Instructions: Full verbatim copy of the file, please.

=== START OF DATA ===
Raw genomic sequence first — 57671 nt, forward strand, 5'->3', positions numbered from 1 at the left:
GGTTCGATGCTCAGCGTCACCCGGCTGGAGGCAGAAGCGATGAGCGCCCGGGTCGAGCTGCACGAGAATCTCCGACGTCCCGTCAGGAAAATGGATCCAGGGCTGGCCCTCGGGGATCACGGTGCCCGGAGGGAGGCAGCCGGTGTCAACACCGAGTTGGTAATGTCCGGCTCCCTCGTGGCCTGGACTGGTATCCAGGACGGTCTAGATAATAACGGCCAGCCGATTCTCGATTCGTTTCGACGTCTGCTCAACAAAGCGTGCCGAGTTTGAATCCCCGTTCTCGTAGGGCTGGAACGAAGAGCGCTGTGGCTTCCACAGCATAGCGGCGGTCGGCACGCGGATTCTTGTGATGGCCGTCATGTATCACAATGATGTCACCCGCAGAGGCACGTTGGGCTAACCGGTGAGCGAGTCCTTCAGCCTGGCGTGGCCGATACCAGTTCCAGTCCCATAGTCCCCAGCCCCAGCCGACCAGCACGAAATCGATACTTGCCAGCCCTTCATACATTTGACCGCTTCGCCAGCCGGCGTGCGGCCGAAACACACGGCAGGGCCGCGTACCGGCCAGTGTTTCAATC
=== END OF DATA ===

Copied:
Raw genomic sequence first — 57671 nt, forward strand, 5'->3', positions numbered from 1 at the left:
GGTTCGATGCTCAGCGTCACCCGGCTGGAGGCAGAAGCGATGAGCGCCCGGGTCGAGCTGCACGAGAATCTCCGACGTCCCGTCAGGAAAATGGATCCAGGGCTGGCCCTCGGGGATCACGGTGCCCGGAGGGAGGCAGCCGGTGTCAACACCGAGTTGGTAATGTCCGGCTCCCTCGTGGCCTGGACTGGTATCCAGGACGGTCTAGATAATAACGGCCAGCCGATTCTCGATTCGTTTCGACGTCTGCTCAACAAAGCGTGCCGAGTTTGAATCCCCGTTCTCGTAGGGCTGGAACGAAGAGCGCTGTGGCTTCCACAGCATAGCGGCGGTCGGCACGCGGATTCTTGTGATGGCCGTCATGTATCACAATGATGTCACCCGCAGAGGCACGTTGGGCTAACCGGTGAGCGAGTCCTTCAGCCTGGCGTGGCCGATACCAGTTCCAGTCCCATAGTCCCCAGCCCCAGCCGACCAGCACGAAATCGATACTTGCCAGCCCTTCATACATTTGACCGCTTCGCCAGCCGGCGTGCGGCCGAAACACACGGCAGGGCCGCGTACCGGCCAGTGTTTCAATC